3. confess before the angels (12:8-9)

For those who will teach the truth and confess properly, the Lord promises he will confess them before the angels of God. For those who will not, the Lord will not confess before the angels of God. We have the promise of angels watching over us if we will not fear those who will persecute us because we confess properly.

4. blasphemeth against the Holy Ghost

Another reason not to fear is because we have the Holy Ghost. He will teach us what to say when we need him. Those who blaspheme the Holy Ghost will not have this guarantee.

B. The Interruption

Luke 12:13 And one of the company said unto him, Master, speak to my brother, that he divide the inheritance with me.

The Lord was sharing great truths of the kingdom to a great multitude of people when one of the company interrupted the teaching. From somewhere totally not associated with anything Jesus was teaching, one said, Master, speak to my brother, that he divide the inheritance with me.

Luke 12:14 And he said unto him, Man, who made me a judge or a divider over you?

The Lord did not respond especially kindly to the one as he said unto himMan, who made me a judge or a divider over you? Isn’t this interesting? I thought the Lord was “the” judge and “the divider.” I mean, if you or I had a problem with a settlement in our inheritance, would we not go to the Lord and say something similar to what the man said? The Lord is saying, “Who made me a ruler over your financial affairs?” How many of us would possibly ask the Lord to cause our finances to correct? No place does it ever say he will rule our financial situation. In fact, Deuteronomy 8:18 says the Lord giveth thee power to get wealth. The Lord has given us the ability to control our finances. He is not going to dump out of heaven thousands of dollars. He is going to teach us how to get wealth.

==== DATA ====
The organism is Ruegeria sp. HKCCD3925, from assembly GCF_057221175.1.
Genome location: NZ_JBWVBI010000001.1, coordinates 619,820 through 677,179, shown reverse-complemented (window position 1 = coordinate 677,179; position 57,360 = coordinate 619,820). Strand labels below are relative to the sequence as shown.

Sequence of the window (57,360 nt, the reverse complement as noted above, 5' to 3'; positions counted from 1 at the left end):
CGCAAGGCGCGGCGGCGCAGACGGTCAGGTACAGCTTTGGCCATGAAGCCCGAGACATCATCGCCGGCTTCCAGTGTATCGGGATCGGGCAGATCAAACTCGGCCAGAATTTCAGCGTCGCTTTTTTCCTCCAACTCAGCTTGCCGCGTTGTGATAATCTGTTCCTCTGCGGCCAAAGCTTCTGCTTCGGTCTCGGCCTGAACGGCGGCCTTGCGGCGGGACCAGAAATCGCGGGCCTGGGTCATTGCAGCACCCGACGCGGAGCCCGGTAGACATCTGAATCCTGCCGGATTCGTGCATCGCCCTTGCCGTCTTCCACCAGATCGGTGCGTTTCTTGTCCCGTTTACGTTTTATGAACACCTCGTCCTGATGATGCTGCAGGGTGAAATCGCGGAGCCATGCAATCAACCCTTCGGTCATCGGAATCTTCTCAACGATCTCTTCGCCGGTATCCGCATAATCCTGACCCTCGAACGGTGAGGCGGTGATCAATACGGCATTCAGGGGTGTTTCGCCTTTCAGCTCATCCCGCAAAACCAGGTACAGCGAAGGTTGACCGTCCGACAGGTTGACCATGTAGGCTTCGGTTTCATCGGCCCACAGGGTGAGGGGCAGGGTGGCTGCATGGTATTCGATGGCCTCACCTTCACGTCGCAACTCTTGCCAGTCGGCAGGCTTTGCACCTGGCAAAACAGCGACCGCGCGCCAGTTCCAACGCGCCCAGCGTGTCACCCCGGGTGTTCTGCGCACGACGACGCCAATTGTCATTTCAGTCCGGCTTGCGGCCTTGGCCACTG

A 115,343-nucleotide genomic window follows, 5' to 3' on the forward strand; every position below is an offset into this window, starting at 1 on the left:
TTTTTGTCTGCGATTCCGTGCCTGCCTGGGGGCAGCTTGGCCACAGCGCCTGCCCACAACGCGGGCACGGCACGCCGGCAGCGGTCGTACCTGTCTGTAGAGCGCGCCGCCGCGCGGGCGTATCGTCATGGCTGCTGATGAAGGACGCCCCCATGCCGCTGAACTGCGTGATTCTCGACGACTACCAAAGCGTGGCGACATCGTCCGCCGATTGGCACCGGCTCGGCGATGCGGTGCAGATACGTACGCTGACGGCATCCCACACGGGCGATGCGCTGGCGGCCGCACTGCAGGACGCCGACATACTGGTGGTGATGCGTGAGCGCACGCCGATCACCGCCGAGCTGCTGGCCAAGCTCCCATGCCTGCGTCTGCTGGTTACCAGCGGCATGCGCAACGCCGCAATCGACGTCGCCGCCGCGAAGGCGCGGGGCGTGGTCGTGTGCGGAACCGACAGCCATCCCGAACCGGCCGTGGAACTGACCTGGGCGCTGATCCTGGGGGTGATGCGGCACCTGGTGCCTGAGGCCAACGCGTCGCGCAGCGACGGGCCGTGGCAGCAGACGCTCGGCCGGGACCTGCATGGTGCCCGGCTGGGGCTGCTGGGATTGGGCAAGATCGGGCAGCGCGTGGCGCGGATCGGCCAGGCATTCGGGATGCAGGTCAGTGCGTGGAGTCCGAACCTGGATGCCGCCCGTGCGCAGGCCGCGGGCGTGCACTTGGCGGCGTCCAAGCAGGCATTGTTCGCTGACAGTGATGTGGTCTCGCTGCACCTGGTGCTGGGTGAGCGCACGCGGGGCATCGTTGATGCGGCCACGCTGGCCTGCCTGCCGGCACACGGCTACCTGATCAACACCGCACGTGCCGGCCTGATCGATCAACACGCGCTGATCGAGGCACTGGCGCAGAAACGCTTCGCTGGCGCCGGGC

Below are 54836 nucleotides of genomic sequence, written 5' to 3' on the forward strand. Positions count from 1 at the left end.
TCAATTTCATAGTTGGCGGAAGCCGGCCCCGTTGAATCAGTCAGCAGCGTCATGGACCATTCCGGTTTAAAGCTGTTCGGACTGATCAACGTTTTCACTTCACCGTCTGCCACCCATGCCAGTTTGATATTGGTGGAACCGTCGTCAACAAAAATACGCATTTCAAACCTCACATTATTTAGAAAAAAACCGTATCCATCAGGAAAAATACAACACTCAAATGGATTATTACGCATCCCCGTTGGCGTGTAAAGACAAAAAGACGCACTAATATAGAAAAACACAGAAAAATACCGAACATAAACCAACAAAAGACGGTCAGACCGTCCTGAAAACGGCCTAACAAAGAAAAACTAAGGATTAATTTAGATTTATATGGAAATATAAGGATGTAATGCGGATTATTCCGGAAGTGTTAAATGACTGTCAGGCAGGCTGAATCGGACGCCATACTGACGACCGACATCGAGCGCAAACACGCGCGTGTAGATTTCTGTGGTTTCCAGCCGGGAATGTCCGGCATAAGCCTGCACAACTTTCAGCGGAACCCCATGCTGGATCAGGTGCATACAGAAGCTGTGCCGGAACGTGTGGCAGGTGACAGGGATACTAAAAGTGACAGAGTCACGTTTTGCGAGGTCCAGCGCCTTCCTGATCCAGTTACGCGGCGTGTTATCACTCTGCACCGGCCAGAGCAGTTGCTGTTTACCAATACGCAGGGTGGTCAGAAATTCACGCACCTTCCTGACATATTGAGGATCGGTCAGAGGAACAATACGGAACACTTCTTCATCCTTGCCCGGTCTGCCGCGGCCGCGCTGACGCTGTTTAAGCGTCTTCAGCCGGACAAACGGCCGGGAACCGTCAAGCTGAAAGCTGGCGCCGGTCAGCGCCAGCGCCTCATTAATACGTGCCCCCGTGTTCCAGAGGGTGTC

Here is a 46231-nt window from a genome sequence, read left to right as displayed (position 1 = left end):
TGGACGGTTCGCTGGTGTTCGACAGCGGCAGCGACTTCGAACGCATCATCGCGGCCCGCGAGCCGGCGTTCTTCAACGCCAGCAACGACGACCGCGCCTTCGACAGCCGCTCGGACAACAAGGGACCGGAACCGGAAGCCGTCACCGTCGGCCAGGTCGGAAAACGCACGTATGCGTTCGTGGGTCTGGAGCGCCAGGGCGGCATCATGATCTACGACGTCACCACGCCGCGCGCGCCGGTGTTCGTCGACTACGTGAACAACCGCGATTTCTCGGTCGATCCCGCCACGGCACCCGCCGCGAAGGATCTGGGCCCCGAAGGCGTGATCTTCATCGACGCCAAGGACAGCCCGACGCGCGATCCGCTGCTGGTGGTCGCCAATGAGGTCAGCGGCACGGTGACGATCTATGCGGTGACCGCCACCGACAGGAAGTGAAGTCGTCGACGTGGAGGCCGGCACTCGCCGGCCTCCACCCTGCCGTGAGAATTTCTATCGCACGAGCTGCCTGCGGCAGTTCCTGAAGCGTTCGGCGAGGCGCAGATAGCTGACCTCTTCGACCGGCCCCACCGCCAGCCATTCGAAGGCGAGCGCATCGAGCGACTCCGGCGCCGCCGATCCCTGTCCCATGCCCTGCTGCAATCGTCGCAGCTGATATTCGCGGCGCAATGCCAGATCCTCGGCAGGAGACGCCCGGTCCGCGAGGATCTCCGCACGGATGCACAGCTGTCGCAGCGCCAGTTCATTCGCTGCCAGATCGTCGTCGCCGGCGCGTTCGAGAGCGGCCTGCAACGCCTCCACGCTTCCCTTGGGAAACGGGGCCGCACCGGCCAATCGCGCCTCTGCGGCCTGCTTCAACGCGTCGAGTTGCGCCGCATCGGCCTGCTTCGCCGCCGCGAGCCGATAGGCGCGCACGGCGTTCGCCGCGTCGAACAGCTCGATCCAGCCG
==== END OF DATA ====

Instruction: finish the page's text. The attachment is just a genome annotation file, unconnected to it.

C. The Warning

Luke 12:15 And he said unto them, Take heed, and beware of covetousness: for a man’s life consisteth not in the abundance of the things which he possesseth.

he said unto them

In the previous verse, the Lord said unto him. In this verse he said unto them. Again, though many are present, only the disciples will hear. The Lord takes the question and turns it into a teaching using a parable. Jesus used this man’s life situation as a teaching. Our lives are teachings. Paul said we are epistles written known and read of all men (2Co 3:2). Our lives become teachings.

take heed . . .

Fourteen times the Lord says, “take heed.” Take heed that ye do not your alms before men (Mat 6:1). Take heed and beware of the leaven of the Pharisees and of the Sadducees (Mat 16:6). Take heed that no man deceive you (Mat 24:4). Take heed what ye hear (Mar 4:24). Take heed therefore how ye hear (Luk 8:18). Take heed therefore that the light which is in thee be not darkness (Luk 11:35; see also Mat 18:10; Mar 8:15; 13:5; 13:9; Luk 12:15; 17:3; 21:8; 21:34). When the Lord says, take heed, we need to perk up and pay attention. It is vital what is about to be said.

and beware of covetousness